As night falls and the air temperature gets cooler, the leopard's day is just beginning. She was spotted earlier, dangling from the branches of a large Marula tree in which she had hoisted her most recent kill. Being solitary animals, leopards are prone to having their kills stolen by other, more numerous predators such as hyenas and lions. To reduce this risk, these elusive felines have adapted to pulling their quarry into trees and out of the reach of competitors. She will soon leave to go and find her cub who has been patiently waiting for her to return, and lead her back to the site of the kill where they will feed together.
A short night drive back to the lodge provides the perfect opportunity to spot some of the more nocturnal critters, like this Flap-necked chameleon who emerged to sit on a small branch, waiting for insects to pass by. This tiny reptile can shoot out its sticky tongue as far as the length of its own body and does so at a speed of around three-hundreths of a second! After a quick show-and-tell with our guests, the colourful chameleon is returned to the branch on which we found it.
If you want to walk and talk with the animals, then consider studying animal behaviour as part of a Bachelor of Science at ANU.
Sophie Lewis, ACT Scientist of the Year and ANU almuni, gives a speech to tomorrow's scientists. It was delivered at Interactive Science at the Shine Dome on the 10th August 2019.
I’ve wanted to be a scientist since I was 4 years old.
My story began many years ago when my parents took me stargazing as a young child in the hope of glimpsing Halley’s Comet. We trudged for some time through the open grassy fields and then we waited, and we waited. It was a pale, grey night. In our part of the world, thick banks of cloud masked the comet’s voyage across our skies.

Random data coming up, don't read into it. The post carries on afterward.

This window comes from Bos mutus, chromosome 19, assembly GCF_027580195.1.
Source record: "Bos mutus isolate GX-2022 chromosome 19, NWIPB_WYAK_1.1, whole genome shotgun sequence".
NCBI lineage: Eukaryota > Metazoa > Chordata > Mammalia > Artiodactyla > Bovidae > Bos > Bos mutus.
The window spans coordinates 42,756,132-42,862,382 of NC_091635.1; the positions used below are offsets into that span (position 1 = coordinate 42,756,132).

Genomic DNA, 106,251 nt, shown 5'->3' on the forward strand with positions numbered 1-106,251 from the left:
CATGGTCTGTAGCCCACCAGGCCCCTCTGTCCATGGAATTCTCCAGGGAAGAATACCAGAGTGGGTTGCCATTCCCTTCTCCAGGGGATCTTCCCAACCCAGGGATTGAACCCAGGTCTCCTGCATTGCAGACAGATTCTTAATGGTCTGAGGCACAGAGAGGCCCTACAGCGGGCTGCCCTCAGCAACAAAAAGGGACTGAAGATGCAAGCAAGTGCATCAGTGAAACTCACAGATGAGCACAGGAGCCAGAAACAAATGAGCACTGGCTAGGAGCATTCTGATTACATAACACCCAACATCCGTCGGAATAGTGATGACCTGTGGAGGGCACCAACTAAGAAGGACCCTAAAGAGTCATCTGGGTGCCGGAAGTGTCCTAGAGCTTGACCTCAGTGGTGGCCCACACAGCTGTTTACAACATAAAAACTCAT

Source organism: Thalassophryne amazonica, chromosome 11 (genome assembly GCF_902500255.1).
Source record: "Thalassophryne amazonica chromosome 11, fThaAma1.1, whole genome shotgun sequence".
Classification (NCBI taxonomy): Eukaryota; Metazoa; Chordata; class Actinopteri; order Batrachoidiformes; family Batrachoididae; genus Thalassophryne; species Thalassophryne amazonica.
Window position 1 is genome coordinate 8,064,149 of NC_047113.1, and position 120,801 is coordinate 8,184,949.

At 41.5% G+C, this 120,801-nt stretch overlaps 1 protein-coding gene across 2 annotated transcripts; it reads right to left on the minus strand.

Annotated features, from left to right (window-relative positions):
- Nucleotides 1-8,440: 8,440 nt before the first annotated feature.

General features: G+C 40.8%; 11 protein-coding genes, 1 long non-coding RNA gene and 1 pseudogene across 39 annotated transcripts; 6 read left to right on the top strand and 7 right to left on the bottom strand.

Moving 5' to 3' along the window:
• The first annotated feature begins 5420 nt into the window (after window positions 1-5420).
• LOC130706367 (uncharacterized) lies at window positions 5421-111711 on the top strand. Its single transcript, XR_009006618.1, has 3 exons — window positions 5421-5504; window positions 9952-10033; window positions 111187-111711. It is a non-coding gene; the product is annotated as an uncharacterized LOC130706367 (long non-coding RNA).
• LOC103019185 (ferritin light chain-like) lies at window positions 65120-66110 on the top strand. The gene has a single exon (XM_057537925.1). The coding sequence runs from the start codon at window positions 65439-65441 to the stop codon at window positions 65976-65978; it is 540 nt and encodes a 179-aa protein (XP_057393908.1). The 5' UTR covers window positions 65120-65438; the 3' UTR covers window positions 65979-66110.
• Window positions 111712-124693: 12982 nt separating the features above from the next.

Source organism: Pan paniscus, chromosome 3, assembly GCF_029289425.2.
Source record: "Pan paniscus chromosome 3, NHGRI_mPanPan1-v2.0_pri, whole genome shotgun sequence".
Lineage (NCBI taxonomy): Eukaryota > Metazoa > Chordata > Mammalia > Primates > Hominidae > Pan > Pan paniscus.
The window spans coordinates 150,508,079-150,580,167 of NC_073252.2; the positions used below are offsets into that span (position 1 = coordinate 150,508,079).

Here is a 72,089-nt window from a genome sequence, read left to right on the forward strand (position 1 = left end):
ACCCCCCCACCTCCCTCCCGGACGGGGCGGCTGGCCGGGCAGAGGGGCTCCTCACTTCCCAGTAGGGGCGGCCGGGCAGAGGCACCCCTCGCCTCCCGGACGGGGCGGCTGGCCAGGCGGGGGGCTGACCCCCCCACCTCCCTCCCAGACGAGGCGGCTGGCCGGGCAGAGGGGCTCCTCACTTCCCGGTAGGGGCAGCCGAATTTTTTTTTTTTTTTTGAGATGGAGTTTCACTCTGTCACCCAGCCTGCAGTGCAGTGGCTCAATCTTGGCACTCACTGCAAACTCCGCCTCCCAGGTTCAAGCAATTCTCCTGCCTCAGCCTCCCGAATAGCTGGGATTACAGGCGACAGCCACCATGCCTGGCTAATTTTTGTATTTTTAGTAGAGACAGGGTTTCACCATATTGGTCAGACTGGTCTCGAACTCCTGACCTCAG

There was nothing to be seen that night, but still I was thrilled and became hooked on science.
Over the following years, my family spent a lot of time in the foothills of the Australian Alps. On trips to the country I collected furiously — old bones or teeth, snake skins, tadpoles, feathers, leaves, seed pods, river stones, freshwater yabbies, anything I could get my hands on.
My uncle gave me a microscope and slidemaking kit, and then a few years later, my grandmother gifted me a small telescope. At any moment, a rock might reveal a fossil and a starry night might show me particularly breath-taking meteorite.
At high school I studied as much science and maths as I could. A pocket full of seedpods and beetle casings was replaced by notebook with sketches of Bunsen burners, atomic models and calculus equations.
An honours degree, PhD and postdoc followed. Then another postdoc and a grant to start my own research program.
Looking back on these decades, my journey to scientist seems to make sense. It’s textbook really! I wanted to be a scientist and pursued my goal and here I am at the Shine Dome.
But let me talk you through some of the speed bumps and bunny hops. Or as my wife would call them – Sophie-isms.
In later high school I attended a science camp where a chance meeting shelved my science dreams. Engineering, I decided, that would be for me. It would be just perfect. It’s just like science, except you get a job at the end..….Except its not just science, it turns out engineering is engineering.
I stumbled my way through 18 months – there was the week after week of picking the wrong pencil during drafting classes and getting atrocious marks in return. There was the accident with the hot glue gun building a prototype. And then there was the particularly ill-designed gantry.
Eventually I realised it wasn’t for me and transferred over to science and we are all safer for it.
A few years later, I had my heart set on a particular honours project. My plans were delayed when I suffered a serious bout of flu that left me in bed for over 5 weeks. One morning I woke with a sudden change of heart about my project. A flurry of emails sent from my sickbed, and I took a sharp turn with another supervisor.
After my Honours year, I accepted an offer into a PhD program at ANU. I knew nothing about ANU, I didn’t have a project, or a supervisor lined up, and I knew next to nothing about Canberra.
Unsurprisingly, my PhD research changed directions several times, and my supervisor too in rather difficult circumstances. A misplaced but valuable specimen and a sample sneezed off the high precision scales taught me that lab work wasn’t for me.